Although I have always loved to bake, something about bread seemed mystical and entirely intimidating. But a few years ago at Christmas I decided to conquer my fear and boy, am I glad I did. Now I want to help everyone overcome any fear they may have about baking bread – no bread machine required!
Here is the basic recipe I follow, but I am going to spell out the steps to help clear up any confusion you may have: Basic Bread Recipe for Beginners. Their instructions are in bold type below, with my commentary added in.
Bread for Beginners Ingredients:
- 3/4 cup warm water
- 1 package active dry yeast (2-1/4 tsp)
- 1 tsp salt
- 1-1/2 tbsp sugar
- 1 tbsp vegetable shortening
- 1/2 cup milk
- 3 cups all-purpose flour, approximately
In large bowl, add the warm water. Slowly stir in dry yeast. Continue to stir until yeast is dissolved.
When you work with yeast, the first step is almost always to “proof” the yeast. This essentially preps the yeast and ensures it is alive and growing.
Here are some fun facts to remember when working with yeast that will serve you in many contexts:
- Yeast needs warm water to grow
- Water that is too hot (near boiling/boiling) will kill the yeast
- Yeast feeds off sugar
- Salt slows down the growth of yeast
When you see the bloom, you know you’re ready for the next step.
Add salt, sugar, shortening, and milk to bowl. Stir.
Shortening doesn’t mix in well. Don’t worry too much about it. Try to break it up into smaller pieces. You’ll really mix it in when you knead the dough.
Mix in the first 2 cups of flour.
If needed, begin adding more flour, one tablespoon at a time, until the dough chases the spoon around the bowl.
I stir by hand, which I enjoy because it lets me tell more up close what it happening with my dough. Here is where you can derivate from exact measurements of flour.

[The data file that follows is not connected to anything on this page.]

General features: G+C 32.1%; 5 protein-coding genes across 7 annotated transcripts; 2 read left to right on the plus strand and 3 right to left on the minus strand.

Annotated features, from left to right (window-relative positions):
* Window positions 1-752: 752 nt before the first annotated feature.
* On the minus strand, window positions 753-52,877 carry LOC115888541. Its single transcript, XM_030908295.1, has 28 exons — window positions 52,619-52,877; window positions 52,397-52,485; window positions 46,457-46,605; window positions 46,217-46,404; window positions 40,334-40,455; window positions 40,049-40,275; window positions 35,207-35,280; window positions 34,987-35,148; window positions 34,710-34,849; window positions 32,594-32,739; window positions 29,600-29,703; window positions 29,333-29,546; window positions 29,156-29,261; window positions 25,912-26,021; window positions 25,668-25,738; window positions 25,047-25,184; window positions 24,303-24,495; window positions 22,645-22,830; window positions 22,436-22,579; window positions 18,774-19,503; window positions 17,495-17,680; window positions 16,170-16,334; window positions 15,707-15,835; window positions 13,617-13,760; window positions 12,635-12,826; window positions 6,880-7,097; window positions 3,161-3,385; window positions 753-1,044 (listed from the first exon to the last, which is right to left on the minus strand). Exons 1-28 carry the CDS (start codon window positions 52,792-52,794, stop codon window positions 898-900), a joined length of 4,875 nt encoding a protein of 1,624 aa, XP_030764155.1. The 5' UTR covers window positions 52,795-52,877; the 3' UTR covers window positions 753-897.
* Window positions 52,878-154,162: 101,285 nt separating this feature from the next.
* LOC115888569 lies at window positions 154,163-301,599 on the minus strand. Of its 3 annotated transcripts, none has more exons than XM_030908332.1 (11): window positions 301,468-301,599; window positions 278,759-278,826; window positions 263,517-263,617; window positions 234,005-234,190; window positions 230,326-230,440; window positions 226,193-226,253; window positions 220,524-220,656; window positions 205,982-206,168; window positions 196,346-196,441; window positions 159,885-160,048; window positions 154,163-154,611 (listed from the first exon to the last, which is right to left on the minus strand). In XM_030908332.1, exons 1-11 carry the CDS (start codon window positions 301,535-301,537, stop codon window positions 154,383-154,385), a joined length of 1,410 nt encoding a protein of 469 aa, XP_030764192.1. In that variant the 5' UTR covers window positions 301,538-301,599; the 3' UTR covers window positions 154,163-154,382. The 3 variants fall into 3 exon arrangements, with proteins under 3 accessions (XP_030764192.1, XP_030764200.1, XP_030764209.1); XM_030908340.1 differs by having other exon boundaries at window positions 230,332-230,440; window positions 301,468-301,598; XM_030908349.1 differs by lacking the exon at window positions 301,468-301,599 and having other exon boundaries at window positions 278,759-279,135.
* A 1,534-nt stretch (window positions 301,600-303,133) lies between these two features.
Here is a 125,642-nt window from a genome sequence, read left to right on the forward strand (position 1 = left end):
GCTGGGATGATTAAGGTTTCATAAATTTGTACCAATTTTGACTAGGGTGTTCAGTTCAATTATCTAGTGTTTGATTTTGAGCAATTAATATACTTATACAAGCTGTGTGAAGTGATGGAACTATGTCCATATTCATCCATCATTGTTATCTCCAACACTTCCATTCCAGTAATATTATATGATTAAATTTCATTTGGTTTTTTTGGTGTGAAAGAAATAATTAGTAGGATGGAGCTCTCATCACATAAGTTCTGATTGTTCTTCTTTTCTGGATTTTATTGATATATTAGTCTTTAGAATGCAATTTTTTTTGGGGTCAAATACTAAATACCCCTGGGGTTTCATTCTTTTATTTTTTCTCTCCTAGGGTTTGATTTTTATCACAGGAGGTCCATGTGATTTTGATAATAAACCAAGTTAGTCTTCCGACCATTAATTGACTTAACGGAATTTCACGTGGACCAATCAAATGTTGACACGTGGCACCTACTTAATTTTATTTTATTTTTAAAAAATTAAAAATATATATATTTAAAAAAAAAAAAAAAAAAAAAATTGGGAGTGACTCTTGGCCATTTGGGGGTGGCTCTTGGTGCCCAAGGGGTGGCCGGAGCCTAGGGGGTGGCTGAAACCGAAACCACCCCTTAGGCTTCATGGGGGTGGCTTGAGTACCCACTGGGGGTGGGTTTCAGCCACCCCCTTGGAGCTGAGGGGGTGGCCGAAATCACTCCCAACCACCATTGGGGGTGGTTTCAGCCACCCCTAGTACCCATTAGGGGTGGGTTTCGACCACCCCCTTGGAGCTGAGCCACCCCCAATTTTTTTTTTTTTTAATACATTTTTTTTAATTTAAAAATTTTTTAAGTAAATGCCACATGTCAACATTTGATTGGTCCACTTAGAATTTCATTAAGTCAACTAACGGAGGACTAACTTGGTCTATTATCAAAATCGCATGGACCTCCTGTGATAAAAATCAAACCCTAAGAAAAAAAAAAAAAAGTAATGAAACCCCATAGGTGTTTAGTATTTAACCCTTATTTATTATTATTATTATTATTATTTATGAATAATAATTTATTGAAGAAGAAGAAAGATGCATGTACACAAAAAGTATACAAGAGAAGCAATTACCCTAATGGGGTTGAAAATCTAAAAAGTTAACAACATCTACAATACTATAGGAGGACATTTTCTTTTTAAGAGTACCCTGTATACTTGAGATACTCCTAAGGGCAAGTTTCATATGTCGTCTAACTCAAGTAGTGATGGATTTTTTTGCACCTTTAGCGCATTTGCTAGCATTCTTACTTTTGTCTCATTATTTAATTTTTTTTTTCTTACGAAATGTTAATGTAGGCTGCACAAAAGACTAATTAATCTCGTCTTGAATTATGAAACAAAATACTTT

Go ahead and mix in the first two cups of flour. After that, your goal is truly to just get the dough to a consistency where it chases around the bowl on your spoon. They say to add flour a tablespoon at a time, but I usually use a quarter-cup measuring cup. As long as you’re not going crazy with flour, it is hard to over flour. Don’t try to use all the flour the recipe calls for, just because it calls for it! Many factors can influence how much flour you need on any given day (weather, humidity, etc).
Your dough can still be a bit sticky as you enter the next step.
Turn dough out onto floured board and knead, adding small spoonfuls of flour as needed, until the dough is soft and smooth, not sticky to the touch.
Kneading is fun! You can add small amounts of flour to keep the dough from sticking to your hands, which will also help you get the dough to the right consistency. Once it is soft, springy, and not sticky, you’re ready to move on.
Put dough in a greased or buttered bowl, turn dough over so that the top of dough is greased. Cover and let rise in warm spot for 1 hour.
I generally put my dough in the oven after having it on “warm” for a little while. If it’s a cold day, then I’ll keep my oven on “warm” and open it a crack so it doesn’t start baking. If I’m in a hurry, sometimes I don’t let it rise a full hour. If it has risen well (and trust me, you should be able to have noticed it’s growth), I take it out after about half an hour.
Punch down dough. Turn out onto floured board and knead.
Preheat oven at 375 degrees F.
Form dough into loaf and set in buttered bread pan. Cover and let rise for about 30 minutes.
More kneading! This is where you decide what shape your bread will take. Loaves are lovely, but I often to do rolls to made serving sizes easier. Basically, this step is a last rise in the actual shape your bread will cook in.
(If you are making a loaf) Score dough by cutting three slashes across the top with a sharp knife.
Put in oven and bake for about 45 minutes or until golden brown.
I generally don’t cook mine for a full 45 minutes. It just depends on a number of factors, including your oven. Just check for the top to be a golden, crusty brown. And for the mouth water smells to overtake you.
There you have it- your first bread! We don’t need no stinkin’ machine! Make some for your family and impress everyone!
Originally posted December 29, 2015